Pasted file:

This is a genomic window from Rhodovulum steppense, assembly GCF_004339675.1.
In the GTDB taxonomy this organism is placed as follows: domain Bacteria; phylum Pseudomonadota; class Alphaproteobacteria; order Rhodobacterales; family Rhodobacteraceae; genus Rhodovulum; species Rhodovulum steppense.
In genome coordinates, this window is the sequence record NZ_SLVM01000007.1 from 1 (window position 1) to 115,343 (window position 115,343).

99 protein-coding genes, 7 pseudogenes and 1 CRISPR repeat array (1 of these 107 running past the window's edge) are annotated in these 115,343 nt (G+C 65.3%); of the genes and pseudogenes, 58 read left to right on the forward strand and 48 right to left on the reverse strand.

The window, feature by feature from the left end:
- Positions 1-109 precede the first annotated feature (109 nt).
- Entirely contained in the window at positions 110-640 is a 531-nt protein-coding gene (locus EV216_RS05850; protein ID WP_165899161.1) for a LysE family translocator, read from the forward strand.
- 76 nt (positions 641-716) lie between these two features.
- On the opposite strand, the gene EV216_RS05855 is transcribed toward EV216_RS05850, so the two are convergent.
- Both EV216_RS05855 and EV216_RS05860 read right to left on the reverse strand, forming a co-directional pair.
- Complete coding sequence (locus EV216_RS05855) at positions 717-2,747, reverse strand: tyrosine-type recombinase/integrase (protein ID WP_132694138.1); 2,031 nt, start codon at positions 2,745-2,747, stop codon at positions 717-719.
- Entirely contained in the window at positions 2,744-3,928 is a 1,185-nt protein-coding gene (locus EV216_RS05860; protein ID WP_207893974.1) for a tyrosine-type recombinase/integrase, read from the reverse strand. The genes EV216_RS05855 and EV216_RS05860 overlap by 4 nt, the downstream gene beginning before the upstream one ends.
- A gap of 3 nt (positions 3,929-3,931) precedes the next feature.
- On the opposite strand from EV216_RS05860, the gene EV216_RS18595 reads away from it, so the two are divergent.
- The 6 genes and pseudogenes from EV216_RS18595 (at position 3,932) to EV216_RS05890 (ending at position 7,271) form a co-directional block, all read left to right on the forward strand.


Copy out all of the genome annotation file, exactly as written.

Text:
This is a genomic window from Rhodovulum steppense, assembly GCF_004339675.1.
In the GTDB taxonomy this organism is placed as follows: domain Bacteria; phylum Pseudomonadota; class Alphaproteobacteria; order Rhodobacterales; family Rhodobacteraceae; genus Rhodovulum; species Rhodovulum steppense.
In genome coordinates, this window is the sequence record NZ_SLVM01000007.1 from 1 (window position 1) to 115,343 (window position 115,343).

99 protein-coding genes, 7 pseudogenes and 1 CRISPR repeat array (1 of these 107 running past the window's edge) are annotated in these 115,343 nt (G+C 65.3%); of the genes and pseudogenes, 58 read left to right on the forward strand and 48 right to left on the reverse strand.

The window, feature by feature from the left end:
- Positions 1-109 precede the first annotated feature (109 nt).
- Entirely contained in the window at positions 110-640 is a 531-nt protein-coding gene (locus EV216_RS05850; protein ID WP_165899161.1) for a LysE family translocator, read from the forward strand.
- 76 nt (positions 641-716) lie between these two features.
- On the opposite strand, the gene EV216_RS05855 is transcribed toward EV216_RS05850, so the two are convergent.
- Both EV216_RS05855 and EV216_RS05860 read right to left on the reverse strand, forming a co-directional pair.
- Complete coding sequence (locus EV216_RS05855) at positions 717-2,747, reverse strand: tyrosine-type recombinase/integrase (protein ID WP_132694138.1); 2,031 nt, start codon at positions 2,745-2,747, stop codon at positions 717-719.
- Entirely contained in the window at positions 2,744-3,928 is a 1,185-nt protein-coding gene (locus EV216_RS05860; protein ID WP_207893974.1) for a tyrosine-type recombinase/integrase, read from the reverse strand. The genes EV216_RS05855 and EV216_RS05860 overlap by 4 nt, the downstream gene beginning before the upstream one ends.
- A gap of 3 nt (positions 3,929-3,931) precedes the next feature.
- On the opposite strand from EV216_RS05860, the gene EV216_RS18595 reads away from it, so the two are divergent.
- The 6 genes and pseudogenes from EV216_RS18595 (at position 3,932) to EV216_RS05890 (ending at position 7,271) form a co-directional block, all read left to right on the forward strand.